Drowning out the White Noise as a New Dev

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The web design industry has been a cacophony of white noise since I started coding for the web as an amateur, then as a professional. What do I learn first? Where do I start? Even once those questions are answered, the avalanche of information that you comes hurtling over you can be enough to stifle your learning altogether.

My tip to anyone looking to get started in the field is simple: Pick something and stick with it till you are satisfied you have mastered it. Don't listen to anyone else, don't worry about what framework is the best, and don't get lost in the hype of the new trends companies are looking for. Ultimately, none of those matter to actually mastering the craft.

With all the languages and all the frameworks available to learn, it is easy to get lost in the quagmire. Start small. Start where your interests came from. I began with HTML. It did not take long to master, but once I figured out HTML, it became obvious I needed to understand CSS. From there, the next logical step was JavaScript.

Back then, JavaScript was strictly a front-end language, which meant that only browsers were processing it. That has long since changed. Technologies like Node.js have made it so a JavaScript programmer can easily walk into full stack roles. By following what interested me several years ago and sticking with it, I found myself available to do work in a whole new market: I can be a back end and a front end developer simply because of my skills with JavaScript. Knowing its limitations on both the front end and the back end made a world of difference while job hunting.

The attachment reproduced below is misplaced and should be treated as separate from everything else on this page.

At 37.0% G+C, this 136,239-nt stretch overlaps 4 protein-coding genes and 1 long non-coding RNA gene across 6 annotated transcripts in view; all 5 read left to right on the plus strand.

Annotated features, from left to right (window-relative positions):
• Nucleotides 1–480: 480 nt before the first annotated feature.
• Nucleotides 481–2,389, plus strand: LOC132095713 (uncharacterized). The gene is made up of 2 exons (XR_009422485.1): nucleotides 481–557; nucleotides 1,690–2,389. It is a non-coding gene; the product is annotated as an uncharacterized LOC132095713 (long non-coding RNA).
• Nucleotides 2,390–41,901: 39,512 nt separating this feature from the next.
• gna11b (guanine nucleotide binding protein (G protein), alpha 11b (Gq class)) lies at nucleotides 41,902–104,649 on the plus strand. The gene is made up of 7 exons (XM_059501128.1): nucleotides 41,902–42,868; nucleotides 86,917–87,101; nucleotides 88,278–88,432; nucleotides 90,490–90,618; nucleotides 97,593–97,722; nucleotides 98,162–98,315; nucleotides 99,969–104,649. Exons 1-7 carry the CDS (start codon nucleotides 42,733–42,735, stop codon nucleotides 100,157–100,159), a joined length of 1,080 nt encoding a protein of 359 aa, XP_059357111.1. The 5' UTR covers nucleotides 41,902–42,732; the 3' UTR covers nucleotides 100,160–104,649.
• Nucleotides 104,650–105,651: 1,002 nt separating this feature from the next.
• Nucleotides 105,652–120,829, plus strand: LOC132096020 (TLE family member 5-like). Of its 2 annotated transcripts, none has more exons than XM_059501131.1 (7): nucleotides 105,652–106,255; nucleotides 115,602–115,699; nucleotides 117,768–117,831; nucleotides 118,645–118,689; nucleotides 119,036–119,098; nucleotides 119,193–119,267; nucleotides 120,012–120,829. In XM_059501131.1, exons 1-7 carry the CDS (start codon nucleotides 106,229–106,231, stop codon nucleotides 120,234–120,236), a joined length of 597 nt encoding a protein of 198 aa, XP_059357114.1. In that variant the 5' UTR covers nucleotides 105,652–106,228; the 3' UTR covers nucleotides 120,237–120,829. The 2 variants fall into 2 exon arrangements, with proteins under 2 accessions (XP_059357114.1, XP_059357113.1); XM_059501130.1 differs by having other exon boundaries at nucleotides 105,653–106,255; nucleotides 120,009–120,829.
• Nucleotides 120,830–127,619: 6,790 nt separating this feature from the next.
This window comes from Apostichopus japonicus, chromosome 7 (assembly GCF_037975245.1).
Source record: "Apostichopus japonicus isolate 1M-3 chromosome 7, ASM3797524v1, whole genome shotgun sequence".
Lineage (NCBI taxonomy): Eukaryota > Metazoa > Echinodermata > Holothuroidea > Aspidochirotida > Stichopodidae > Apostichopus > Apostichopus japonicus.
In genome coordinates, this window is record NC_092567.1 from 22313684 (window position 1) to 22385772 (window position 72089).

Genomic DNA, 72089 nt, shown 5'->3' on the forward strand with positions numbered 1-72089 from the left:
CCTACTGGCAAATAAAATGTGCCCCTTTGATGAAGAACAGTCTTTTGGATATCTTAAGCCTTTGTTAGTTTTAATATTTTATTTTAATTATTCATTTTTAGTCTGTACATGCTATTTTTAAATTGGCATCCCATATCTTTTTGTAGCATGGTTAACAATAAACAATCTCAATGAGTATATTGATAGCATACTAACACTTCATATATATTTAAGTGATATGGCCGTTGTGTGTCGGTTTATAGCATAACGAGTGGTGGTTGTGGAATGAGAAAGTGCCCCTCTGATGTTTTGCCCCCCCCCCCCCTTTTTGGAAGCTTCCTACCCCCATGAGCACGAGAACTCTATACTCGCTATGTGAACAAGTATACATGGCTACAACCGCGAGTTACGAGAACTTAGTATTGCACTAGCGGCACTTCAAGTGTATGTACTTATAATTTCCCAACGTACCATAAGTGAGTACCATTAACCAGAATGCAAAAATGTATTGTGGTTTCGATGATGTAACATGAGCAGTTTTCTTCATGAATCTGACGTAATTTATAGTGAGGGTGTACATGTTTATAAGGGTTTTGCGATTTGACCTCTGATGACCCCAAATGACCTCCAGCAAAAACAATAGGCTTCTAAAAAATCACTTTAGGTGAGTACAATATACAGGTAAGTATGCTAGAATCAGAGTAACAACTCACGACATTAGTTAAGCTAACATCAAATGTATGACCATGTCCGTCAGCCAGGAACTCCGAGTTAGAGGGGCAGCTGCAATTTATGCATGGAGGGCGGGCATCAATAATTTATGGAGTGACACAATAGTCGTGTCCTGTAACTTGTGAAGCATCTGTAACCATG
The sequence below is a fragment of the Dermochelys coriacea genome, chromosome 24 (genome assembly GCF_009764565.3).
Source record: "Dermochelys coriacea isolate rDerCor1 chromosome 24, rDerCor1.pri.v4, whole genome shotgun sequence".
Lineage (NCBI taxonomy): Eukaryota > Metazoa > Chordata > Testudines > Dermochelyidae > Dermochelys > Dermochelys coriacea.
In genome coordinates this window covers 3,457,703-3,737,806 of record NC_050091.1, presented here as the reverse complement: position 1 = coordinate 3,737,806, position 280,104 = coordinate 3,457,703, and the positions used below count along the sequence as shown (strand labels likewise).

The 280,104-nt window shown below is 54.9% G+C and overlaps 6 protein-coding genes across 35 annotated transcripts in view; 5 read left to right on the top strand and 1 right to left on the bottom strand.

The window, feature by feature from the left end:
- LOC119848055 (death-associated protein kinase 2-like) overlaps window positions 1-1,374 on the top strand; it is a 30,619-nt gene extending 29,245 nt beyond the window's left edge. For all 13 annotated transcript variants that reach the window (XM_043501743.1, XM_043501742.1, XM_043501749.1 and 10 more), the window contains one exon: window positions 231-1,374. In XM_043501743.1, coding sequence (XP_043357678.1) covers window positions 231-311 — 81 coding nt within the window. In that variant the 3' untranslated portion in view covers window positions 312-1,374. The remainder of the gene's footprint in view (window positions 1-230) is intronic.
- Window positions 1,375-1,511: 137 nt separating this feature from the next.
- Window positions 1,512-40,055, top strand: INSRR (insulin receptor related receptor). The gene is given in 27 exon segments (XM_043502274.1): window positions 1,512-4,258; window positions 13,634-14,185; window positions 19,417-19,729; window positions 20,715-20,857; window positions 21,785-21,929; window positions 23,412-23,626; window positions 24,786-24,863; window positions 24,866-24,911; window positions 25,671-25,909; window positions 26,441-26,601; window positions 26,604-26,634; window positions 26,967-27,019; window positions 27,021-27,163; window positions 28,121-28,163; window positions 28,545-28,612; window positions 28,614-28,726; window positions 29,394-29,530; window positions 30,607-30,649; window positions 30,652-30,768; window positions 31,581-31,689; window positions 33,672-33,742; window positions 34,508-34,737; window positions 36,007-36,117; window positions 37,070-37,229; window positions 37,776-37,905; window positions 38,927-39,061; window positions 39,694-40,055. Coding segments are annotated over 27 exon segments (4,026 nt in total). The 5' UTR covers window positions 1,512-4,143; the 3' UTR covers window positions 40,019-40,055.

Even better? With technologies from Github like Electron, I can invest time into building cross-platform compatible applications for Mac, Windows and Linux. I did not know that when I first sat down to learn what jQuery was back in 2007. The world of web development and software development is opening up, and the primary reason I have been able to benefit is because I looked around at what was available almost 10 years ago, picked something that interested me and stuck with it.

If you are really lost as to where to go now, I highly recommend picking up JavaScript first simply because of its versatility (queue the collective groan from developers all over the place). Regardless, the language is versatile. You can be prim and proper or you can be messy and experimental. You can program behaviors for screens or you can make it go to work for you on machine learning tasks – with JavaScript, the world's your oyster. But the most relevant advice I have is to pick one, stick with it till you feel comfortable with it, and cut out all the white noise from the people who think they know better than you.

The truth is that they don't, even though some will huff and puff to get you to come to their side and see their version of the light. Don't. Stick with your own intuition, pick something and learn everything about it. Who knows what you'll be able to do in 10 years!

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